Darrow Miller and Friends

To Be Nice, One Must Be Woke!

To be woke is to be nice. If a person is not woke, by definition, he cannot be nice. I finally get that.

Two years ago, I posted an article about Black Lives Matter in which I argued that of course black lives matter, because all lives matter; we are all made in the image of God. I argued that the lives of black youth, many of whom are violently murdered by other black youth, matter. In a follow-up post I argued that black babies are slaughtered before they are born, in numbers disproportionate to the ratio of blacks in the US, and those black lives matter, too.

Shortly after these posts appeared, I began to receive some pushback.  I was told that challenging Black Lives Matter, or talking about black-on-black crime, was not helpful. I was also told that the crying need at this moment was to shine a spotlight on the structural racism and injustice endemic in American society, and particularly the police and criminal-justice systems (a notion, by the way, not supported by the data, but in postmodern culture facts are unimportant.)

hot woke not niceThis led to some face-to-face conversations and a great deal of reflection. I had a real desire to understand the assumptions that motivated people to challenge these blog posts. In the course of these discussions I was never openly accused of being a racist, but I came away with the distinct impression that I was viewed as someone with an unconscious bias and indeed racism against blacks and other minorities, and that I should be more sensitive to their plight. This did not sit well with me. I do not believe that any fair-minded observer would consider me a racist.

Woke equals nice

This response launched two years of reflection and writing, seeking to understand why some would see me as racist. If I really were racist, I certainly wanted to own up to it. Was I truly being insensitive? Was I not nice?

I compiled a stack of articles 4-5 inches thick under the heading “Nice.” Our office team discussed this matter a great deal, and I developed a set of lectures and blog posts exploring this issue. My good friend and coworker Scott Allen wrote a series of posts on the concept of narratives, as well as another series he dubbed the Toxic New Religion.

All this reflection led me finally to understand what might be driving those that challenged my posts on Black Lives Matter: If I refuse to accept this basic postmodern framework, I can never be seen as a nice person to those that hold these presuppositions.

I very much want to continue the dialogue, but I expect I will never be nice by this definition, because I am not woke to the postmodern ideology and agenda which undergirds the arguments raised against me. Not being woke means not being nice!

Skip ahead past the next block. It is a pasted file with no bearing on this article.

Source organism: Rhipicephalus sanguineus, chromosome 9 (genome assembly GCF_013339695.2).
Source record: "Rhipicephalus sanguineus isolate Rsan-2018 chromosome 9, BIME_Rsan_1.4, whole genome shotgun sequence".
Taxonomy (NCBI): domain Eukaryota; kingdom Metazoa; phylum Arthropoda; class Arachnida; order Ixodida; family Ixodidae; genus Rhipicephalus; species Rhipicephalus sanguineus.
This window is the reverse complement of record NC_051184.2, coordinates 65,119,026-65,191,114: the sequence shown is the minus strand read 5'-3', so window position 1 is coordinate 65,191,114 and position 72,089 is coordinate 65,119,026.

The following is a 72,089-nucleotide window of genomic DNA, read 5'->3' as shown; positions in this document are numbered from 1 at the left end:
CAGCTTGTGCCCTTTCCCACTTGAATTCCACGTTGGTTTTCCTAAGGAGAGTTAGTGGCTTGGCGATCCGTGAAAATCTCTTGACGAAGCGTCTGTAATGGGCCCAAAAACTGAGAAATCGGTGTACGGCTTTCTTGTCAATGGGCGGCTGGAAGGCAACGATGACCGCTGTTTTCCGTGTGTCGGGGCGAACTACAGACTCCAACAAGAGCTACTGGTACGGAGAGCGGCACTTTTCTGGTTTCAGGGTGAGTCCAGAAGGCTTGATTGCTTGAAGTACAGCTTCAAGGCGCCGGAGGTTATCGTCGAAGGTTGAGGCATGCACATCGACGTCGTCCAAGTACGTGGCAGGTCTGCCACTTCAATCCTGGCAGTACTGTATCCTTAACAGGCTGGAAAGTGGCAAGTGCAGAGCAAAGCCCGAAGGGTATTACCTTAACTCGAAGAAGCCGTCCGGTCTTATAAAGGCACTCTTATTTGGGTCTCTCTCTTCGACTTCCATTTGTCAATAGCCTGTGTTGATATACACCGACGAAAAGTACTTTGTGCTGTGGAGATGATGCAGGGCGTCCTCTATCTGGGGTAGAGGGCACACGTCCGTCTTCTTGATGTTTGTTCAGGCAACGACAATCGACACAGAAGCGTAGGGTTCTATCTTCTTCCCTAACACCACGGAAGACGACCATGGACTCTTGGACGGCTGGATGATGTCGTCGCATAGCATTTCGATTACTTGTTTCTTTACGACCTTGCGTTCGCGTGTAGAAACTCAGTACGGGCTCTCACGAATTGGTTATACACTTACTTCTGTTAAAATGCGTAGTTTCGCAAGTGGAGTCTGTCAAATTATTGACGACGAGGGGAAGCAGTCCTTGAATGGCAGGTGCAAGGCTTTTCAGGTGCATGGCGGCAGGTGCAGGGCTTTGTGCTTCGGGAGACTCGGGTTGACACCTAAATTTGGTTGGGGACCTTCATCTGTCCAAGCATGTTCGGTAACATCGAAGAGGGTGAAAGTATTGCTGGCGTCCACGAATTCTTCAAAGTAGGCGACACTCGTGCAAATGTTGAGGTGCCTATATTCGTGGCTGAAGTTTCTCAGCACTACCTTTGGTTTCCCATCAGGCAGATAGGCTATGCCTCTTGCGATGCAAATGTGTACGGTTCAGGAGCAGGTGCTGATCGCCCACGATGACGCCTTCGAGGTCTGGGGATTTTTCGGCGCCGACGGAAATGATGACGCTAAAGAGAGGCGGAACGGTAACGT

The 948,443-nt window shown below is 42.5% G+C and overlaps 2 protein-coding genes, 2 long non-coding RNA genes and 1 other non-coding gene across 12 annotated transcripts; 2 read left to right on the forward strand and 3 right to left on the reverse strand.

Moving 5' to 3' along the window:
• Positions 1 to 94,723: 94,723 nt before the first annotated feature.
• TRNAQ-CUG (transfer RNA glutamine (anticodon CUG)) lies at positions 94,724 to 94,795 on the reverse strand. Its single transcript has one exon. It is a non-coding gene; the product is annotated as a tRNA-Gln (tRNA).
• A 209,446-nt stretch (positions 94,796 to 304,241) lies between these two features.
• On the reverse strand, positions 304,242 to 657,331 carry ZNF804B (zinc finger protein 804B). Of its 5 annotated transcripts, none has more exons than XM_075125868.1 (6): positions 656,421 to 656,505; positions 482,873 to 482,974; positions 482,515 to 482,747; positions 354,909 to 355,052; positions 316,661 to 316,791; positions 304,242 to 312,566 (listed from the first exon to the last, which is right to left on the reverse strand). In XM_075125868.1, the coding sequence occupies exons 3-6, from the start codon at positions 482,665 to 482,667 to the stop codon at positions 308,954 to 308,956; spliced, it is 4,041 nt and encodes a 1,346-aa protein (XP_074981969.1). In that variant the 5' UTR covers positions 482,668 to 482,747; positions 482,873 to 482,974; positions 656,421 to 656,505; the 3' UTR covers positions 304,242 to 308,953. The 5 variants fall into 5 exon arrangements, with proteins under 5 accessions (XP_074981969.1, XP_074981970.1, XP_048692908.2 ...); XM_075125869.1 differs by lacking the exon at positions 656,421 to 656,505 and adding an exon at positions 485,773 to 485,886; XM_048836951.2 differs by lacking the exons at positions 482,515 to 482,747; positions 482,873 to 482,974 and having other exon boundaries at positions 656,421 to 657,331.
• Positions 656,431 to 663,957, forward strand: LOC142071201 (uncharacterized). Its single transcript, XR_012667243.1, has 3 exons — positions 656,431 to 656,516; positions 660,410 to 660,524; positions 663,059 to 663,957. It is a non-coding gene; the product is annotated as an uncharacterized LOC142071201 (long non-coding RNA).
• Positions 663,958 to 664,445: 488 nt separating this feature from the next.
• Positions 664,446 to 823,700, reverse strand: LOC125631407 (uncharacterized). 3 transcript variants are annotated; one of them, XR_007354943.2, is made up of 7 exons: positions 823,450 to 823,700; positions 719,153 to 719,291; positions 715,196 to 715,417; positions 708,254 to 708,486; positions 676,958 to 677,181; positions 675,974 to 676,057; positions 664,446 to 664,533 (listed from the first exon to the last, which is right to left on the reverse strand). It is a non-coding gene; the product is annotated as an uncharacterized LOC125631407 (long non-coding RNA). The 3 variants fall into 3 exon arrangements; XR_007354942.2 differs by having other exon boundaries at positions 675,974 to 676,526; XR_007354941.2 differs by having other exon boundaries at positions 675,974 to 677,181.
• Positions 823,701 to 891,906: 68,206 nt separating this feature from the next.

• Darrow Miller


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Darrow is co-founder of the Disciple Nations Alliance and a featured author and teacher. For over 30 years, Darrow has been a popular conference speaker on topics that include Christianity and culture, apologetics, worldview, poverty, and the dignity of women. From 1981 to 2007 Darrow served with Food for the Hungry International (now FH association), and from 1994 as Vice President. Before joining FH, Darrow spent three years on staff at L’Abri Fellowship in Switzerland where he was discipled by Francis Schaeffer. He also served as a student pastor at Northern Arizona University and two years as a pastor of Sherman Street Fellowship in urban Denver, CO. In addition to earning his Master’s degree in Adult Education from Arizona State University, Darrow pursued graduate studies in philosophy, theology, Christian apologetics, biblical studies, and missions in the United States, Israel, and Switzerland. Darrow has authored numerous studies, articles, Bible studies and books, including Discipling Nations: The Power of Truth to Transform Culture (YWAM Publishing, 1998), Nurturing the Nations: Reclaiming the Dignity of Women for Building Healthy Cultures (InterVarsity Press, 2008), LifeWork: A Biblical Theology for What You Do Every Day (YWAM, 2009), Rethinking Social Justice: Restoring Biblical Compassion (YWAM, 2015), and more. These resources along with links to free e-books, podcasts, online training programs and more can be found at Disciple Nations Alliance (https://disciplenations.org).


  1. Susanne Frerichs

    September 30, 2018 - 2:51 pm

    So it is.. As usual, you hit the nail on the head. The question remains, how do we effectively dialogue with those of a completely different wordview within our own nation!!!! With whom we supposedly share so much in common? We could take lessons from missiology and international politics, but the emotional fervor I see in the differing ideologies, makes dialogue almost impossible it would seem. Huge challenges for American society….and we are starting to see it in Mexico as well. Greetings.

    • admin

      October 2, 2018 - 7:54 pm

      Susanne, thank you for your thoughtful response. What we are witnessing in Mexico and the USA is largely happening globally. We do need to engage.
      The current two part series on postmoderns, beginning here: https://darrowmillerandfriends.com/2018/10/01/postmoderns-children-pro-slavery-liberals/, shows how a young Abraham Lincoln dealt with a similar issue in his day. There are important lessons for us to learn in our generation.
      Then there is the blog on creating spaces of intellectual hospitality: https://darrowmillerandfriends.com/2015/12/10/15993/. These are certainly not definitive blogs. But they are a starting point for answering your important question of how we are to engage.